British film in the public imagination usually means one of two things: that shark's grin on a stick, Keira Knightley, trolling about in period costume or "real lives" framed and given over to the pity and condescension of a paying audience.
Then there's Terence Davies.
Davies makes everything beautiful and alive. The early sight of a dark, unpeopled street with rain and music falling was a remarkable way in. "She moved through the fair" sung softly as the boy sits in silence on his mother's lap; the light passing across a faded carpet that looks like a sea of grass; smoke rising from cigarettes in the cinema seamlessly shifting to the congregants at mass: all these scenes, quietly and plainly shown, become vehicles for the viscera of love, the wanting of beauty and the ache for memory. He has the quietness of childhood framed here: still moments in which the meaning hidden in surfaces and light and ordinary conversation bears on us. The boy in tears in the coal cellar toward the end of the film stays with me as a shewing of a loneliness that can only just be born.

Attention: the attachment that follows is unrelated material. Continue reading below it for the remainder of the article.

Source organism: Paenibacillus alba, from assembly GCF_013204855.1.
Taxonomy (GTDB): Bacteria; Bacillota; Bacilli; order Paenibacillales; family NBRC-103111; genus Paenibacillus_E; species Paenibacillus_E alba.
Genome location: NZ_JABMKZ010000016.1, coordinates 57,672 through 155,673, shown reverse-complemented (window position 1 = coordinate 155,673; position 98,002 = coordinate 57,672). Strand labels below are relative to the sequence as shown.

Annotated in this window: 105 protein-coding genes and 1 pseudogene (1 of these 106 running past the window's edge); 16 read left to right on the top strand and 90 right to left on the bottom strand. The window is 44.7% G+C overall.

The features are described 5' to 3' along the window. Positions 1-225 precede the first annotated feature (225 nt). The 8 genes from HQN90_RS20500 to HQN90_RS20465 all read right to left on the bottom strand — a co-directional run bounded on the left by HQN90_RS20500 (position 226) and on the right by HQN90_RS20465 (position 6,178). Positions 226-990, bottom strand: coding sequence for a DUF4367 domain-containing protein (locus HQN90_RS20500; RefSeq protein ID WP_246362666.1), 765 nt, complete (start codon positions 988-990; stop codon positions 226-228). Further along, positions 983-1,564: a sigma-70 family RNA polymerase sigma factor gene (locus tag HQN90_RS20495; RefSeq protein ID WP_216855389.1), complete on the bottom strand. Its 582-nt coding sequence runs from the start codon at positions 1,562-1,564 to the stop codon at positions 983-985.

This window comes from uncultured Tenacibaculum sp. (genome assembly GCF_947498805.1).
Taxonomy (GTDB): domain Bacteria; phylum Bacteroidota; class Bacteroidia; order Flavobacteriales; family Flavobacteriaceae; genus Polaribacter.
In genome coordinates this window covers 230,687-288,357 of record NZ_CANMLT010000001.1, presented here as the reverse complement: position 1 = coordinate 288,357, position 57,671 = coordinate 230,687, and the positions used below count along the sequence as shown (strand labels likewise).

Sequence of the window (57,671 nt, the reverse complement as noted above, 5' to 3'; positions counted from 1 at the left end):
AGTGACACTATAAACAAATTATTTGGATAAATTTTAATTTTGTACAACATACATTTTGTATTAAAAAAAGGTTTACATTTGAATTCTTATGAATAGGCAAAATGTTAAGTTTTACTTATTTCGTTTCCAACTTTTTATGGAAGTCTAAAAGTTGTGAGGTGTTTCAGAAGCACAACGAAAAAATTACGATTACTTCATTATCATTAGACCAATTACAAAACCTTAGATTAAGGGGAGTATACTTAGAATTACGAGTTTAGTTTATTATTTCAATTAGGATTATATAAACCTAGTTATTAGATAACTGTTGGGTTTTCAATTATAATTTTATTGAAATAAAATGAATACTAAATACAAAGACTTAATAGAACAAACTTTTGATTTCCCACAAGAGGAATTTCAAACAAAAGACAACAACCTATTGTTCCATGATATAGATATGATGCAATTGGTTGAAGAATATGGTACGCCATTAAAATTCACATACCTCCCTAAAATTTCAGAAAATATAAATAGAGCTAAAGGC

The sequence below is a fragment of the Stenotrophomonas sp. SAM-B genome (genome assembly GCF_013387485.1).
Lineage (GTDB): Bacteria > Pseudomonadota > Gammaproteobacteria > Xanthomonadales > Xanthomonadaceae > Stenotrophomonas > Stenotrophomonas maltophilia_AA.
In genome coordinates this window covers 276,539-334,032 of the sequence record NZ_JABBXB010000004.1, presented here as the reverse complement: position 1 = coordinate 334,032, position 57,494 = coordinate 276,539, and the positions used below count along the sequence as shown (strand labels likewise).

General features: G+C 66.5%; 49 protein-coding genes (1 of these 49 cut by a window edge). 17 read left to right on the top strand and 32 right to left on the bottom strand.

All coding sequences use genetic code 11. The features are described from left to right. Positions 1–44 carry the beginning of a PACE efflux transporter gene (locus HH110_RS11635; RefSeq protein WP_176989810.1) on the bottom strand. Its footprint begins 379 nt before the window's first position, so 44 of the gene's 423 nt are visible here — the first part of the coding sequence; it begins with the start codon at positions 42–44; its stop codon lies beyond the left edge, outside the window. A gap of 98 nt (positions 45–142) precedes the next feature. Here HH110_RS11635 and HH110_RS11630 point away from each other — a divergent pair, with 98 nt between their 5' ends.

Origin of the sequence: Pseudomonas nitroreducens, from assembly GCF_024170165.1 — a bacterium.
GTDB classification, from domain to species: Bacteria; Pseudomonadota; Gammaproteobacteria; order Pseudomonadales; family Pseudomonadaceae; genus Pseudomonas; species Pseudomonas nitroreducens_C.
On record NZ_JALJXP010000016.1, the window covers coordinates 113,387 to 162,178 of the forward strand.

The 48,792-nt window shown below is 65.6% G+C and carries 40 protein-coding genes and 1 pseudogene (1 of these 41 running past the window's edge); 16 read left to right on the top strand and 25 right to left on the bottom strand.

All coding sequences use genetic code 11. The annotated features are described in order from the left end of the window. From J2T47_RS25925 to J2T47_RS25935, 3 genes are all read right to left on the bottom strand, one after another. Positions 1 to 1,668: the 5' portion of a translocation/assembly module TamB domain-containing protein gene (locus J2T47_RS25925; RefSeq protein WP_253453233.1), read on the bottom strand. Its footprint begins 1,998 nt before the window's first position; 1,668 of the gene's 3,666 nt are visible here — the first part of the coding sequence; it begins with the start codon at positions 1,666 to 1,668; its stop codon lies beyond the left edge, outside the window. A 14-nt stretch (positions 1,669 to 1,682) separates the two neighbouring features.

Davies' allegiance is to the truth rather than any notion of reality. He's in the world but not of it. While there is much to admire and align with in the political will of directors like Ken Loach, there's little beauty and nothing of the fabular magic that you find in The Long Day Closes. Davies knows that we have to tell each other stories, sing to each other, lose ourselves in other people's dreams and make them our own. Socialism without a place for these things is dead.
Loach and his like lift the cover on a great forgetting and this matters. But it's other things that keep returning to me - primal scenes rising slowly to the surface. I can never rid myself of the image first seen at the age of eight of Kathleen Byron corroding Deborah Kerr's ego with her eyes in Black Narcissus. Or Kenneth More's face worn with guilt as he listens to the desperate cries of his crew in The Cruel Sea.
The best films haunt us for a long time.